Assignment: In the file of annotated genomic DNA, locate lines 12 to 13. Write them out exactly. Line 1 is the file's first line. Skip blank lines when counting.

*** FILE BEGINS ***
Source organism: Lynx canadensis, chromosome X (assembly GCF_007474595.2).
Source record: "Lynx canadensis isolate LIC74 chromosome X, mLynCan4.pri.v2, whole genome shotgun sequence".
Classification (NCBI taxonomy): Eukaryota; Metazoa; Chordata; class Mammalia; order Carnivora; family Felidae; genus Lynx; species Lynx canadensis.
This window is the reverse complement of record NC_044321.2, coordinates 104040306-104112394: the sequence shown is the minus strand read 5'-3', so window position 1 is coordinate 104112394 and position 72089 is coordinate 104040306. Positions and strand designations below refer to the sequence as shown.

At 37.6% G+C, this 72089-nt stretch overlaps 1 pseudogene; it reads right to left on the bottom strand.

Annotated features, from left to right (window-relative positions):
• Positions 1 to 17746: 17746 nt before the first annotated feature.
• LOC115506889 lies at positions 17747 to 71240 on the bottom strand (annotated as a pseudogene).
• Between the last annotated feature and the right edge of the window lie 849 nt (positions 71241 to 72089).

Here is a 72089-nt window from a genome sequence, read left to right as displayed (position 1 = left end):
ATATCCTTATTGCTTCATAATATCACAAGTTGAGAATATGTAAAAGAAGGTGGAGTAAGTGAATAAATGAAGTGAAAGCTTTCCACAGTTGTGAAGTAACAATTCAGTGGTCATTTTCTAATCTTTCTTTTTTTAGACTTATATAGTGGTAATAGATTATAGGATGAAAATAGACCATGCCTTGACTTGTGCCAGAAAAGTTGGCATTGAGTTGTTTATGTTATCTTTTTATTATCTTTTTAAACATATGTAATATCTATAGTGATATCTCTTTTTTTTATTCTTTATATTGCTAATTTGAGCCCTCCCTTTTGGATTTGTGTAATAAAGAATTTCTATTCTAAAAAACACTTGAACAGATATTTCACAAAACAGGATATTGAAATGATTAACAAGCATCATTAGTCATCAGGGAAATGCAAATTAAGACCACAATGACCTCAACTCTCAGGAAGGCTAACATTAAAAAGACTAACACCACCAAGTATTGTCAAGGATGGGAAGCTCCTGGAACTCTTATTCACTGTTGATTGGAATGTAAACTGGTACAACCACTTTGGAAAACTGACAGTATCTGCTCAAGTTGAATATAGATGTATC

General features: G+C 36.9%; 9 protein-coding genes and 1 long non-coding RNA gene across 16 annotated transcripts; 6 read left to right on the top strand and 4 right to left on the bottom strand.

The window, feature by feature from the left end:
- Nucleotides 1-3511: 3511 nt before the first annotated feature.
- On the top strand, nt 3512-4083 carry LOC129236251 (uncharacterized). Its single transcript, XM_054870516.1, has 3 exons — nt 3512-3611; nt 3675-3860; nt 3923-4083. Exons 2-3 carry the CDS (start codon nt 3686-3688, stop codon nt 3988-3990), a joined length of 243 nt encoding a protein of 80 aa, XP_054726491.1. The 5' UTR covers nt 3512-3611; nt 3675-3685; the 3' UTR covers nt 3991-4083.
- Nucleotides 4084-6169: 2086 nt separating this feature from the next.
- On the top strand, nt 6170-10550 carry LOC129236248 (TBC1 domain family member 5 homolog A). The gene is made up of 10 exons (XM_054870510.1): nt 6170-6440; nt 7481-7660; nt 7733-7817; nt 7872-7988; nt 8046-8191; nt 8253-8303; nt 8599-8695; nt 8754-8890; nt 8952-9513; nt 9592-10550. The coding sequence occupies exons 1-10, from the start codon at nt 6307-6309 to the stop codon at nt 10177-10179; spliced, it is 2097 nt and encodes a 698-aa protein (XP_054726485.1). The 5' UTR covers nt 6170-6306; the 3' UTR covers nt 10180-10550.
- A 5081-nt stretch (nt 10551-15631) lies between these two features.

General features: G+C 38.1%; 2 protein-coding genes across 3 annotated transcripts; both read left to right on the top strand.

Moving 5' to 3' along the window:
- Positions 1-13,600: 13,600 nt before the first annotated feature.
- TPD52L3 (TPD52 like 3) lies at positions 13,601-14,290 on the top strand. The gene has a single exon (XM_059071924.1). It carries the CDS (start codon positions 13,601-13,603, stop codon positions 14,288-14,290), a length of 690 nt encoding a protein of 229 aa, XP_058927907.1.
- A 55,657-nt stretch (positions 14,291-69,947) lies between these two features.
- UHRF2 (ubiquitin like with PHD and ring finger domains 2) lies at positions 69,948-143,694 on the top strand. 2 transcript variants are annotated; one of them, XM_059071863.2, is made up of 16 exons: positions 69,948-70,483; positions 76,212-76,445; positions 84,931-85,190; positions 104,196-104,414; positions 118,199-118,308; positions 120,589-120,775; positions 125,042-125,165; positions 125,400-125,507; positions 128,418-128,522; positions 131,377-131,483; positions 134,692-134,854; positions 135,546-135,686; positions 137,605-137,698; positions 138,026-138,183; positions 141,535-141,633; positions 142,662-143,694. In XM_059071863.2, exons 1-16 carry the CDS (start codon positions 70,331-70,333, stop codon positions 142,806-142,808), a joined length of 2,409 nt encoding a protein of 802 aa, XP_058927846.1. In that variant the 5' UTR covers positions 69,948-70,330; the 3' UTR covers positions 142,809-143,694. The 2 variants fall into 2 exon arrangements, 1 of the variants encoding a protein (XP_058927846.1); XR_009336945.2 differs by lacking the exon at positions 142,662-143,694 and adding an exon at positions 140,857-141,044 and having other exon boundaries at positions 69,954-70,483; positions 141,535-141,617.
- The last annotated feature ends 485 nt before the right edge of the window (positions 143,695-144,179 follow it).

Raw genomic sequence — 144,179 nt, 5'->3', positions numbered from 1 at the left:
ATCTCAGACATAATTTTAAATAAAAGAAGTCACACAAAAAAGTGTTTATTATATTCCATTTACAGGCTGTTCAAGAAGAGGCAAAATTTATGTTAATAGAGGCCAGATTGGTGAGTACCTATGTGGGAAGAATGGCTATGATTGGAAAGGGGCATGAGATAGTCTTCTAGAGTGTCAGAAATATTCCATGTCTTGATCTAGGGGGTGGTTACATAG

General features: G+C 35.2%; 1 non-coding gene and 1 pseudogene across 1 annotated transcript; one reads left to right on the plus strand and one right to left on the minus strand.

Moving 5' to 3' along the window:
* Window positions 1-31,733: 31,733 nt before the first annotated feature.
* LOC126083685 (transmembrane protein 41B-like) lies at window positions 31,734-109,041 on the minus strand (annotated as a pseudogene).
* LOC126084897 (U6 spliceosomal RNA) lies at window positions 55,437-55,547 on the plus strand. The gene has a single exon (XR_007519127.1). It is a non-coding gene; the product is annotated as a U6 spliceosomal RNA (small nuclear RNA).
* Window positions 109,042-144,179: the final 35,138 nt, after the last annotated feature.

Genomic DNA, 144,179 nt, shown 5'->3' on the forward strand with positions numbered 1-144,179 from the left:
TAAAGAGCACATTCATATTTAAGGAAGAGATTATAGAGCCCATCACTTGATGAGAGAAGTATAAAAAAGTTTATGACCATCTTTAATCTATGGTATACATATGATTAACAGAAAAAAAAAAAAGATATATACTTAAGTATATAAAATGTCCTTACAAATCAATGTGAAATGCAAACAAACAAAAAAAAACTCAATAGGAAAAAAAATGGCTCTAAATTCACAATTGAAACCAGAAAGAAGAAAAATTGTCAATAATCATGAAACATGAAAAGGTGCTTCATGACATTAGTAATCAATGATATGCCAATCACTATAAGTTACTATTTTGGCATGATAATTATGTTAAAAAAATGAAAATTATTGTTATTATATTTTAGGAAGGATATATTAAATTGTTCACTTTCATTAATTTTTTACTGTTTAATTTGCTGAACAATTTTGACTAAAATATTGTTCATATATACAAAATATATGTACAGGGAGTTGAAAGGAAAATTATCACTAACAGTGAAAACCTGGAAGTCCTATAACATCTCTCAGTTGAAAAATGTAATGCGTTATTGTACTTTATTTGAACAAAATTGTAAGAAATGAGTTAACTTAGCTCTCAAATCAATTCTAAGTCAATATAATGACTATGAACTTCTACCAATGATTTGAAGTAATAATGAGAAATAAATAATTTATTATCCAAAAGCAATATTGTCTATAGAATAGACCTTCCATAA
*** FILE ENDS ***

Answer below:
General features: G+C 36.9%; 9 protein-coding genes and 1 long non-coding RNA gene across 16 annotated transcripts; 6 read left to right on the top strand and 4 right to left on the bottom strand.

The window, feature by feature from the left end: